Many people have complained that it's hard to land your first pilot job. Well how is that different from so many other careers? Has anyone ever tried to get on with a large well respected fire department? While working in Las Vegas and Tulsa as a medic I knew guys who had been waiting five years or more for a shot at becoming a firefighter and had been told no every year since they started. But they stuck with it even though there were sometimes more than a thousand applicants for just one or two jobs. I thought for the longest time that I wanted to be a flight paramedic. To do that it would take at least five years at a bare minimum to land your first job starting from scratch. And of course your first job will be working as an EMT for about 9.75 an hour. After three years as a medic I am only making 12.36 but even the higher paying jobs would not bring in more than 16 or 17 on average.

 

Others have complained about sweeping the floors of hangers at flight schools as being a part of their first pilot job. I find this point really quite laughable personally. Anyone who complains about sweeping a hangar floor for 15 an hour has never mopped up blood for 12. Who does anyone think they are not having to do what we in EMS refer to as "Station Duties," when the ink on your certificate is still drying?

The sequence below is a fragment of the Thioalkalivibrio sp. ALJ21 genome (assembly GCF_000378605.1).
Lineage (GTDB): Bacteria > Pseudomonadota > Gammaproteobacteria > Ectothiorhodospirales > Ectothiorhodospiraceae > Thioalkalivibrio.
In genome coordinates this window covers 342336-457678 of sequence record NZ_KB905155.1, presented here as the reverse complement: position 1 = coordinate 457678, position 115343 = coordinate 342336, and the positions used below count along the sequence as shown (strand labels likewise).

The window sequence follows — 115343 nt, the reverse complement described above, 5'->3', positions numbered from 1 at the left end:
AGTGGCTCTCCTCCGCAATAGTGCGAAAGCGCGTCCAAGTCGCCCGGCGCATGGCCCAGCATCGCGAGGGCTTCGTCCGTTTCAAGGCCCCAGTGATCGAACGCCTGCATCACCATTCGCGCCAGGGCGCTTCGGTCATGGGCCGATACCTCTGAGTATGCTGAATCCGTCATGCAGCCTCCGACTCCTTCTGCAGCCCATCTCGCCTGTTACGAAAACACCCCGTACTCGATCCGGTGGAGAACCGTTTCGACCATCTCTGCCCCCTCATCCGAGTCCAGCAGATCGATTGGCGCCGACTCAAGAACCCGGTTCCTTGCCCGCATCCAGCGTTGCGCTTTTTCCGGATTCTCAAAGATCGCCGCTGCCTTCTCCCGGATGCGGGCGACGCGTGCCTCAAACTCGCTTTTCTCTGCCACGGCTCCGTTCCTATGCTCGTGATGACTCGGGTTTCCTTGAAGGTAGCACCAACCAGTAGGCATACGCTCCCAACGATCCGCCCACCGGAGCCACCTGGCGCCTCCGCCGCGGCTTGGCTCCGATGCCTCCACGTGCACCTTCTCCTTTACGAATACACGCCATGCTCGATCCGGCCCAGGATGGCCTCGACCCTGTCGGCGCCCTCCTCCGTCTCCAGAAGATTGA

Every job I applied for in EMS, I did exactly what everyone here is saying you have to do as a new pilot. I drove 600 miles to Tulsa for my first medic interview and spent three days there doing observation rides. A flight medic buddy I knew said the best way to get a job at his service was to go down to a base and talk with the crews from time to time. Ask them about their job, try and do a ride along, do a good job on scene when you call them out on a flight, etc.

 

What I am getting to is this, the problem with getting a job as a new helicopter pilot seems to be less about the number of hours in your log book and more about the same problems you would have getting any good job. You will only go as far as you take yourself.